A couple of months ago I wrote about the annoyances in games that were necessary to the game’s design. The main example used was from the Resident Evil series. Getting rid of the series’s infamously difficult-to-use tank controls and streamlining them to be smoother and easier basically changed the series from survival-horror to action-shooter. The Resident Evil series used difficult controls as a way of instilling fear into players. If it was difficult to escape or take out just one zombie, then every encounter would be scary. When it became easy to take out numerous enemies, the fear was gone, and the change was only implemented to keep players from being annoyed.
Many of the comments I received in response to that post focused on similar problems in open world games. The Elder Scrolls IV: Oblivion introduced objective markers to the series. Unlike the previous games, players would have an in-game marker that would point to the exact spot the players had to go. No longer did you have to pay attention to the quest or carefully listen to the NPCs. Some players loved the change because it made completing quests easier, and others saw it as fundamentally harmful to the game’s biggest draw: exploring the open world.
Red Dead Redemption‘s open world is huge, but it’s incredibly vibrant and detailed. Wandering from town to town, seeing the beautiful and diverse landscapes, running into wild animals, encountering random events like highway robbers. Having an open world set in the wild west is one of the game’s biggest draws and traveling through it is an incredible experience.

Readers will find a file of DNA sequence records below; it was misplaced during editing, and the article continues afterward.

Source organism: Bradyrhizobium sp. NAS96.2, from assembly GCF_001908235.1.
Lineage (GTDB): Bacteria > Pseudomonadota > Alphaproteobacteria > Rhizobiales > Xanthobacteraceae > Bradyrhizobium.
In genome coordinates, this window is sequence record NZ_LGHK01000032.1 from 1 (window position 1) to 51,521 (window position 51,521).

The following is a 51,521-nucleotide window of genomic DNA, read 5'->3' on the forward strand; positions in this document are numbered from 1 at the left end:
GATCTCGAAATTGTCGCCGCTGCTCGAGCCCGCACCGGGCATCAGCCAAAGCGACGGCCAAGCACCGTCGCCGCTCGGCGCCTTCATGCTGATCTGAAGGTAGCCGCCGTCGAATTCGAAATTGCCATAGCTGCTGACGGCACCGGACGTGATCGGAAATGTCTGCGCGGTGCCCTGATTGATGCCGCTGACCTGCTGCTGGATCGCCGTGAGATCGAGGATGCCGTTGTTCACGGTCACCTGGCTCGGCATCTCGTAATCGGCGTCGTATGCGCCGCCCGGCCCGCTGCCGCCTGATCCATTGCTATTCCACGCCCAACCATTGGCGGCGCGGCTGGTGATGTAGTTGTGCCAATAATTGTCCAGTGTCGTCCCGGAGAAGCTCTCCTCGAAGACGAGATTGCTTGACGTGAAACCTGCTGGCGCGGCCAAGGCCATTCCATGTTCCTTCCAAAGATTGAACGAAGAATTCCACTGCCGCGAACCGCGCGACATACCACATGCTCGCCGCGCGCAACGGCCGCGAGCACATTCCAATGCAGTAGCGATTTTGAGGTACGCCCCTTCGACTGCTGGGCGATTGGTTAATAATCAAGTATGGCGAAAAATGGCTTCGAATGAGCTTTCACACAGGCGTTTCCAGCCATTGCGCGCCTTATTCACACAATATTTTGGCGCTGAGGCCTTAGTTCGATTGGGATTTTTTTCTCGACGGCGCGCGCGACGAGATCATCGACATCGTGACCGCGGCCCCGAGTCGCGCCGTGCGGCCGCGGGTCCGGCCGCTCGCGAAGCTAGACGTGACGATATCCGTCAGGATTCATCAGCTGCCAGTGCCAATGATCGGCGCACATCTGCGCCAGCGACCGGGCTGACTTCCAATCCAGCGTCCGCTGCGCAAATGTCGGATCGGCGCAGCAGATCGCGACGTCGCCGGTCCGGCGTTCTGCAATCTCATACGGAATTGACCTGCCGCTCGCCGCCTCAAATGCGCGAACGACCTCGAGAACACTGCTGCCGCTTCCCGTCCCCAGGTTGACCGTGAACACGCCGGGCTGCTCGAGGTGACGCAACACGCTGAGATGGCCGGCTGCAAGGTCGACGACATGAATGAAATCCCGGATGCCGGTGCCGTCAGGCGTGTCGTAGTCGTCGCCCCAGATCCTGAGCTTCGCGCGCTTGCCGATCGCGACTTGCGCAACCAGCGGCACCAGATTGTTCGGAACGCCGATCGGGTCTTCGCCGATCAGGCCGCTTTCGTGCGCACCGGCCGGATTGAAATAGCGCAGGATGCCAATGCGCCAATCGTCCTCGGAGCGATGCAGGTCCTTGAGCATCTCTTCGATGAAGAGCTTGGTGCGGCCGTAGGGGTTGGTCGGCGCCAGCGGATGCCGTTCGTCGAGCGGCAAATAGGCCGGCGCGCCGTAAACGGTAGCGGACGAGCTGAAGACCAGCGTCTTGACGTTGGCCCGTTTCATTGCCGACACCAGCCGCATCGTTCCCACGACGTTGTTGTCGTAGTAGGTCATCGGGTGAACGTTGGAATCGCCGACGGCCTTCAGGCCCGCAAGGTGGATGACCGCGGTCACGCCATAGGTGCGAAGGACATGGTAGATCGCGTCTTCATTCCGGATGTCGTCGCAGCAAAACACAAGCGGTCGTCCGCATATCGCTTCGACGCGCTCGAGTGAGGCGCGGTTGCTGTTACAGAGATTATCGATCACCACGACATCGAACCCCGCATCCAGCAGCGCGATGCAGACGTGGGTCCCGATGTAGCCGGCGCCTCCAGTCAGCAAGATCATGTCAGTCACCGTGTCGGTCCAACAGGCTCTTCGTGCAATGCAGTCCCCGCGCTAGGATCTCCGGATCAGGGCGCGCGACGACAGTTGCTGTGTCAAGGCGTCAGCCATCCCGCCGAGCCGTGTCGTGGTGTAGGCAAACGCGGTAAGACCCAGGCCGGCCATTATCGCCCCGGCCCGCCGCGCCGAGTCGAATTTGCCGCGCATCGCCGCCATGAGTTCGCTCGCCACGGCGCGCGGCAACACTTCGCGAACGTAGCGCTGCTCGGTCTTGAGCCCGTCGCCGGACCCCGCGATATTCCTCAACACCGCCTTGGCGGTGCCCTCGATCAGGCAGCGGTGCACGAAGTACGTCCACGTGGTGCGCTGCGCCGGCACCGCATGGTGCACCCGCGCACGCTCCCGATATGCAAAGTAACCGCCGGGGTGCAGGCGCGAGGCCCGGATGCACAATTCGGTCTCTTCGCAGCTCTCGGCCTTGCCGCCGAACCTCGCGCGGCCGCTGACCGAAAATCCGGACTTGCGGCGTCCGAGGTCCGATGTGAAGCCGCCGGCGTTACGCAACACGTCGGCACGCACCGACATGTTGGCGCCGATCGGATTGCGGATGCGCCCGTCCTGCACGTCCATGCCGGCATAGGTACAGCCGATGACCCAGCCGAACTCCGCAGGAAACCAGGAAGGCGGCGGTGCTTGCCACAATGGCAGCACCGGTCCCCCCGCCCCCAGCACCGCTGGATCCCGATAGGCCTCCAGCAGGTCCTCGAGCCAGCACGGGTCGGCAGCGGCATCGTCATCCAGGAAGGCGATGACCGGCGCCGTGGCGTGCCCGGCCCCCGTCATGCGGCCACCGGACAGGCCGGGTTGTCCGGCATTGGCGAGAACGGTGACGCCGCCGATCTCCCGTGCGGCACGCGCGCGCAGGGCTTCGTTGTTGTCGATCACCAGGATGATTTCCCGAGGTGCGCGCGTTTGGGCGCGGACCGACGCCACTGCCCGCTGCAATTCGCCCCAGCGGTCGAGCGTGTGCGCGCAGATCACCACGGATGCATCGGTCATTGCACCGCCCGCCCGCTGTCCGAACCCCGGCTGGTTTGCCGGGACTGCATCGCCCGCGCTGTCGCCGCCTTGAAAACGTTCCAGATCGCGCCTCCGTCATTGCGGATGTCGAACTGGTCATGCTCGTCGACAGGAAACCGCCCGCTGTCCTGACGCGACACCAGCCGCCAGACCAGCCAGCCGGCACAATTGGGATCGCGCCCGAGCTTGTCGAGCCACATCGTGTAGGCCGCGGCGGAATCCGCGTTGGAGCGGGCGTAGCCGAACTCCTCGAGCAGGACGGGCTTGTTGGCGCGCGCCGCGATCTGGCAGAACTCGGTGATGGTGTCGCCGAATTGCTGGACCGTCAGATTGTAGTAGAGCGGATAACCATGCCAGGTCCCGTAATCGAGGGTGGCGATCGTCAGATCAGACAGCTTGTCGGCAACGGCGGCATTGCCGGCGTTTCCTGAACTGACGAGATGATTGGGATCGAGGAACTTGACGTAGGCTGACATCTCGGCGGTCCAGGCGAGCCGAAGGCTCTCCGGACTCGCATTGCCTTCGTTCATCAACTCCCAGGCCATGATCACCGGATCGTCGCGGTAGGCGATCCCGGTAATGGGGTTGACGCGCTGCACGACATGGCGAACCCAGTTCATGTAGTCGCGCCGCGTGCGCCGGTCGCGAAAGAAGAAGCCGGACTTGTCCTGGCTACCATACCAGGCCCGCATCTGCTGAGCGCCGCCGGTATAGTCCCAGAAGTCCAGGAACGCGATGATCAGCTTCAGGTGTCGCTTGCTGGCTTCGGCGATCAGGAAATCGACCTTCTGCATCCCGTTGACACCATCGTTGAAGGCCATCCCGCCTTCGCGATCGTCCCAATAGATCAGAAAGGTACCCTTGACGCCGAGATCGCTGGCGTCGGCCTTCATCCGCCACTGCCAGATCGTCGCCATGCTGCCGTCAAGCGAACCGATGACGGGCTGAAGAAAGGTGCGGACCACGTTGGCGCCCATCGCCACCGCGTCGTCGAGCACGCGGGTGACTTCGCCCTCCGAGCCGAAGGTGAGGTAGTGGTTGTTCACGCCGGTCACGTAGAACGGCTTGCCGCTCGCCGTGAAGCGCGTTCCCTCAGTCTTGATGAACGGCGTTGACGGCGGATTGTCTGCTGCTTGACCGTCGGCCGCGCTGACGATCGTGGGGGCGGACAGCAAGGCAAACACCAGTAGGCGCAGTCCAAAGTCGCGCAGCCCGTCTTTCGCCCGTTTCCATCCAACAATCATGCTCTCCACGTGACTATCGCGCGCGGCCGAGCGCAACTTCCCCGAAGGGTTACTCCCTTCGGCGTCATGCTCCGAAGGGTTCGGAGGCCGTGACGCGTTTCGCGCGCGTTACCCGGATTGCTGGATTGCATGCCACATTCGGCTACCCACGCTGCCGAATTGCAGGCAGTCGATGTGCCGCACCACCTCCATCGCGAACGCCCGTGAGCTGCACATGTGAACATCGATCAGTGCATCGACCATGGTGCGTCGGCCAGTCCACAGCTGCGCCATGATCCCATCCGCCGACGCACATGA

But it’s a pretty big world. There are stagecoaches in all of the game’s major towns that act as fast travel spots so you can get around the world quicker. But you also have the option of making camps anywhere in the world outside of the towns and from your camp you can then fast travel to literally any point on the map. Being able to fast travel to and from any point on the map can be really convenient, but it can also become a crutch. Using fast travel was so convenient that it was easy to rely on it too much to get around, and completely miss experiencing the world.
I think the problem that is at the root of all these examples (other than game developers fruitlessly trying to keep players from ever being annoyed at anything in their games) is that most gamers will choose the efficient option over the fun option. Most of the time when we sit down to play a game, we’re trying to beat it. With that mentality, players naturally want to stock up on ammo, potions, and items, use the best weapons and armor, and take the shortest or quickest route from point A to B. Like using the same weapon the whole game because it’s the most powerful even though the developers provide numerous options, or saving your one-use, one-hit kill attack for the perfect occasion only to find that you never ended up using it. We all find ourselves doing it from time to time.
Yeah, Oblivion and Red Dead provide incredible worlds to explore, encourage players to take their time, and reward players for straying from the beaten path, but that urge to win does naturally pull on the player. Even those who do want to enjoy parts of the game that aren’t technically required to beat it, may be discouraged from enjoying certain parts of the game because of features that make it too easy or beneficial to miss them. It’s an interesting problem that arises from modern video games being both stories and, well… Games.
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